Private sector lender IndusInd Bank said a “technical glitch” led to its subsidiary disbursing microfinance loans without customer consent, biometric authentication and OTP validation during the COVID-19 pandemic, according to the conclusions of the audit firm Deloitte. The bank has also set up a panel to probe the responsibility of its staff, if any.
The case relates to allegations of disbursement of microfinance loans by its subsidiary Bharat Finance Inclusion Limited (BFIL) between March 2020 and October 2021 without the consent of its clients.
Disbursement of loans without following KYC standards and registering customer consent at BFIL was reported by whistleblowers in November 2021, according to IndusInd Bank’s Tuesday, March 8 statement.
After receiving complaints from whistleblowers, the bank took immediate action like conducting an internal audit, an IT audit and stopping OTP-based authentication for loan disbursement in November 2021. IndusInd bank then appointed Deloitte Touche Tohmatsu India LLP or Deloitte to conduct an independent review of the technical glitch.
Deloitte delivered its report on March 7 in which it focuses on four main points. This was – to review the details of the technical issue resulting in disbursement of loans without biometric authentication and OTP validation, to review the product design and implementation of the products deployed in the first and second wave of the COVID-19 pandemic between March 2020 and October 2021, review of the overall loan portfolio and the NPA identification process followed by BFIL and assessment of the accounting impact on the regularization of income and the recognition of income, if applicable.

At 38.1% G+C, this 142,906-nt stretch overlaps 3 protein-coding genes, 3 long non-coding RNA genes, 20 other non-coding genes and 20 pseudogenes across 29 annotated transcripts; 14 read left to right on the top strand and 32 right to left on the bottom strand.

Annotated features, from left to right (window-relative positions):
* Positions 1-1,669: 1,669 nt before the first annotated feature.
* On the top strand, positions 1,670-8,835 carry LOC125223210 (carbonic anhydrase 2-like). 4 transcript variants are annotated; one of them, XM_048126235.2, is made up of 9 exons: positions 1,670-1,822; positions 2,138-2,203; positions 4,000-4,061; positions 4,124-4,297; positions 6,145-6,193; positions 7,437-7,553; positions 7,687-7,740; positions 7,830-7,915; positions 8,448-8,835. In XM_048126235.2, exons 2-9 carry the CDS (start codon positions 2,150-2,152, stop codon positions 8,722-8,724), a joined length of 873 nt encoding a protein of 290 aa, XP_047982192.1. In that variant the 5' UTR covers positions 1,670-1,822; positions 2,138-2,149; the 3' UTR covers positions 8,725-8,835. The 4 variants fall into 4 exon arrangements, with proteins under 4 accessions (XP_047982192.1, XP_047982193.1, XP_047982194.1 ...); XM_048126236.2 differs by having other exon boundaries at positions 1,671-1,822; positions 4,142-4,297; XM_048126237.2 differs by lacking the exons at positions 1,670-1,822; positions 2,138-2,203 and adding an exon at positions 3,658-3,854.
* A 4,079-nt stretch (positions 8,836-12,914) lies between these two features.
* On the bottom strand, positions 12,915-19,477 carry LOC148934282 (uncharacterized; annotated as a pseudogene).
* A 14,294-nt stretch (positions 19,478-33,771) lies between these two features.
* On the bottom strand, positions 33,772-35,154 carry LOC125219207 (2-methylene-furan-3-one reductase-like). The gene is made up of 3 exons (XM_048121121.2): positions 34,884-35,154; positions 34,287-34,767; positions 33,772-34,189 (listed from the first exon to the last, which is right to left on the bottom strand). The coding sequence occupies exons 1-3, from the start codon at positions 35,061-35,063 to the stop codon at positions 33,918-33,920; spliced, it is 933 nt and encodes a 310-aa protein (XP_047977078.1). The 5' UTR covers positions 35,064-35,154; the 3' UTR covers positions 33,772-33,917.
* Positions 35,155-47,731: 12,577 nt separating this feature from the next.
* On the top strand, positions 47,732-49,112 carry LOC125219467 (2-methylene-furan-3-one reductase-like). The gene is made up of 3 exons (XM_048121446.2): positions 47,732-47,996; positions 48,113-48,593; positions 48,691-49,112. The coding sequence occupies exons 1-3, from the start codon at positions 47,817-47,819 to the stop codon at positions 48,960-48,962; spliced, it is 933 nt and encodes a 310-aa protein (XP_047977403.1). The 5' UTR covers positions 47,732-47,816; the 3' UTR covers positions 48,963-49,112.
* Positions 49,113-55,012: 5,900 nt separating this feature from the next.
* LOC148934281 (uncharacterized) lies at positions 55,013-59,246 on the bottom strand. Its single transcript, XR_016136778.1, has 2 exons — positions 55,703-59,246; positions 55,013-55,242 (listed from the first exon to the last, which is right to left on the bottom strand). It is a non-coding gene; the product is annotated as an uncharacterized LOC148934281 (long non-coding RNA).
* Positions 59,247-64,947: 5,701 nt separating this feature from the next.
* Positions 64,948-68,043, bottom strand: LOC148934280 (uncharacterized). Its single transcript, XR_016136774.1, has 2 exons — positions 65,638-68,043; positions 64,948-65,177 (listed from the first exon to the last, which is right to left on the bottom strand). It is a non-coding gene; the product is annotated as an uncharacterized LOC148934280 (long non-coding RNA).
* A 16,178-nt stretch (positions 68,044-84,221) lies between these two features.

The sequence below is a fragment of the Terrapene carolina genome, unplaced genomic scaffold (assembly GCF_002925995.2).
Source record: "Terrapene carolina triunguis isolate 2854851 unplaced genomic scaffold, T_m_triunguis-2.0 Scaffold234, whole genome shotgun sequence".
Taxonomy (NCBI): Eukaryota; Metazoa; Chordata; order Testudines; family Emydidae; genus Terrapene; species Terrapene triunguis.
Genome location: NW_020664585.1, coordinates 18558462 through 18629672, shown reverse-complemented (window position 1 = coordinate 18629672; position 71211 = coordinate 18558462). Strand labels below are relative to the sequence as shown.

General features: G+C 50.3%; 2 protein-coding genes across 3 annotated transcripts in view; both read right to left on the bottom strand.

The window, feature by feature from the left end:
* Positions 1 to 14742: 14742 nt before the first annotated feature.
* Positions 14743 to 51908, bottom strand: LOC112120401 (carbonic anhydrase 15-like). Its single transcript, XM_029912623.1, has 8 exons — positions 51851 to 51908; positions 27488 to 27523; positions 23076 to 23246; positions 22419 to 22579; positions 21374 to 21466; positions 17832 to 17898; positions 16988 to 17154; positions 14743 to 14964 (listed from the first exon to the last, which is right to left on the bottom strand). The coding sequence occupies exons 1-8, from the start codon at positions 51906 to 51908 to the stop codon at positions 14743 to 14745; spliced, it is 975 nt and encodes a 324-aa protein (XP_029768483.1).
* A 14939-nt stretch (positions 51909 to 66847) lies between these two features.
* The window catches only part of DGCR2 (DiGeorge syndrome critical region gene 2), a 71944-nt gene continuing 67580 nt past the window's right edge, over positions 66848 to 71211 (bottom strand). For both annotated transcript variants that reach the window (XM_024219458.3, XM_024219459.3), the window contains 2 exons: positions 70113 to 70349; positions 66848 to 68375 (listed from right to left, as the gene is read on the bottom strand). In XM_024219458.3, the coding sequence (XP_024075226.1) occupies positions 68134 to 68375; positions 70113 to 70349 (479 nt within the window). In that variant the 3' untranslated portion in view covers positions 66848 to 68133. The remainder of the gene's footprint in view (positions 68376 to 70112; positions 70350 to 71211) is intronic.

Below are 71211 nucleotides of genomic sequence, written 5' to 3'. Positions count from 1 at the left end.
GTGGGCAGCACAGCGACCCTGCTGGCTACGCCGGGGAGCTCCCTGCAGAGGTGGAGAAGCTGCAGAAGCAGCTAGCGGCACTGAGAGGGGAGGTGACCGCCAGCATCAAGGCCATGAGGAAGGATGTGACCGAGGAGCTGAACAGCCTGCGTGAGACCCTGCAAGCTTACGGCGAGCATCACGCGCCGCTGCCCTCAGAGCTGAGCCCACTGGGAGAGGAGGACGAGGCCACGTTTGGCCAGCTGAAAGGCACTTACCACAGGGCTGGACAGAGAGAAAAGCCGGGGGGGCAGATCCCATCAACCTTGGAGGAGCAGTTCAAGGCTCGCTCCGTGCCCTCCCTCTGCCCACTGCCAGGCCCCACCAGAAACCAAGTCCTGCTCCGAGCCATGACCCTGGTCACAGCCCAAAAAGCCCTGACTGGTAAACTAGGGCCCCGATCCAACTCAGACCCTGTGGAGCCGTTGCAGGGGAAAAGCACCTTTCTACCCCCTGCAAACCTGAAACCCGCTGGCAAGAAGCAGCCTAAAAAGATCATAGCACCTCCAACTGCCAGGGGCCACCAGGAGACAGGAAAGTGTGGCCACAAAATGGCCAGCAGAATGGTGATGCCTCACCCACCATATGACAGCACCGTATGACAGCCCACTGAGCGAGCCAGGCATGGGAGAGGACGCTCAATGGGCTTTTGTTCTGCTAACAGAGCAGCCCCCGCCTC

According to Deloitte’s findings shared in the press release, the technical issue was caused by IT change management and the process gap. The loan portfolio, where registration of consent was an issue, stood at Rs 8.87 crore as of December 31, 2021. These findings also indicate that with respect to product design, no adverse findings have been made with respect to compliance with existing regulatory guidelines.
“The Bank’s microfinance products require full collection of arrears or repayment of a delinquent loan before disbursement to a client. Some operational issues were highlighted during product deployment,” Deloitte’s findings noted.
They also point out: “In one of the products introduced to provide liquidity support to customers during the COVID-19 pandemic, the sequence of collections and disbursements could not be established because both occurred at the same time. day. This product was discontinued in September 2021 and the bank has, on a prudent basis, fully provisioned the exposure of this product as of December 31, 2021.”
Deloitte also highlighted certain areas for improving the processes and management of the banking activities of its subsidiary – BFIL – particularly in terms of technology and control. The likely implication of the findings of the review – failures in product execution and problems with recording customer consent – amounts to Rs 13.5 crore in terms of revenue recognition and provisioning requirement.
The bank carries contingent provisions of Rs 3,328 crore outside the provision coverage ratio, including Rs 368 crore for the standard microfinance portfolio as of December 31, 2021.
“In addition, the bank will make an additional provision of Rs 13.15 crore in Q4FY22 based on the findings of the review. The board has appointed a committee to assess staff liability, if any, arising from the findings of the report,” the bank noted.
IndusInd Bank said it has a “strong risk management and control framework”, adding that this framework will be further strengthened based on Deloitte’s findings.
(With contributions from the agency)